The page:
Length of stay: 1 days
Visited: October 2021
Forks of the Credit Provincial Park is located in Caledon. It is a day-use park that features a few trails, including the Bruce Trail which extends from Niagara to Tobermory. It is especially scenic in the fall when all the leaves are changing colour.
We initially planned to spend the weekend at the cabin to celebrate our anniversary, but the forecast wasn’t looking ideal. It rained overnight and all morning, but by the early afternoon the clouds were starting to clear and we even got a bit of sun. So we decided to go to the Forks of the Credit to get some fresh air. Given the weather we figured the park would be empty. This was not the case. We had to park in the overflow parking lot since the main parking lot was full.
At the trailhead there’s a map of the entire trail system. There are a few different routes depending on how long you want to spend hiking.
We first hiked along the Meadow Trail, which as the name suggests, winds through an open meadow and up a series of sandy ridges (this was just a preview for what was to come). It also passes Kettle Lake and another smaller pond. Despite all the rain from earlier in the day, the trail wasn’t overly muddy or wet. It was, however, very crowded.
There’s a few more ups and downs (but mostly ups), until we reached the Bruce Trail. At the junction, the trail splits off into a few different directions, we followed the signs towards the falls. From here it’s a steady descent down a series of steps into the valley. This would be super fun to climb back up on the return trip. On the plus side, all the ups and downs seemed to have deterred the hoards of hikers and this portion of the trail wasn’t very busy.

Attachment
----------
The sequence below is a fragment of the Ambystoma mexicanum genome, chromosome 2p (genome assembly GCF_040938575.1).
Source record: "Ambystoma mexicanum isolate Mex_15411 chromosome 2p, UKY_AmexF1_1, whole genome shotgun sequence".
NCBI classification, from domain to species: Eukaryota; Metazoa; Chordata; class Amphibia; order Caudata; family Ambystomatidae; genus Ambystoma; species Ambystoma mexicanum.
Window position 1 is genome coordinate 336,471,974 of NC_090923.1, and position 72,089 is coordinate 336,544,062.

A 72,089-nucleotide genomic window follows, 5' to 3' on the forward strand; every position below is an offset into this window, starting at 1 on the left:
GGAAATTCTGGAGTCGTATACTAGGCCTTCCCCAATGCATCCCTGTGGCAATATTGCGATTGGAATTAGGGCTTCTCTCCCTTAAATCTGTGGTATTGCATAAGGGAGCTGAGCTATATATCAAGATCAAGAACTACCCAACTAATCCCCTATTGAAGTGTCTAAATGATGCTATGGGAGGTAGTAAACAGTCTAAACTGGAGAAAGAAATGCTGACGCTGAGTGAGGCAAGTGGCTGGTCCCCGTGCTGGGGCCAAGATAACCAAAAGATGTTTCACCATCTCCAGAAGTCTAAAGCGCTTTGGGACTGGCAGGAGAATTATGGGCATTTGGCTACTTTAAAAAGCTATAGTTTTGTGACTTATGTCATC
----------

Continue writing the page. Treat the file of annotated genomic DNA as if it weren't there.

At the bottom of the valley, we turned right and hiked along the Cataract Falls Trail, which leads to the falls. The trail is marked by a series of blue blazes and requires another steady ascent up a ridge. There used to be a viewing platform at the end of the trail, but this has all been blocked off and the platform has been removed.
Back in the day there were three main quarry operations in the Credit Valley, including the “Forks” Quarries. The provincial parliament buildings at Queen’s Park and Old City Hall in Toronto are two prominent buildings that used the rock found and quarried at the Credit Forks. Due to greater demand for cheaper materials like concrete and steel, the last local quarries were abandoned in the 1920s.
We turned around and walked back the way we came, but turned off to complete the rest of the loop along the Cataract Falls Trail. We passed a couple of scenic lookouts of the Forks of the Credit River and had more opportunities to just enjoy the fall foliage.
The trail loops back to the Bruce Trail, which leads to the stairs in the valley. Dark clouds were rolling in and the threat of rain was in the air. At least we were over halfway done the trail. And then it started to rain. It was a slow and steady slog up the steps. Once we reached the junction we turned right and continued along the Bruce Trail for a few hundred metres.
The trail connects with the Trans Canada Trail, which we followed back to the parking lot. Much of the trail winds through an open meadow and provides zero protection from the rain. By the time we returned to the car we were soaked.
But it didn’t matter so much since we were heading home and could change into dry clothes. For now we turned our seat warmers on and blasted the heat. Despite the rain, it was still nice to go on a hike to enjoy the fall colours.
My progress on the Ontario Parks Challenge can be found here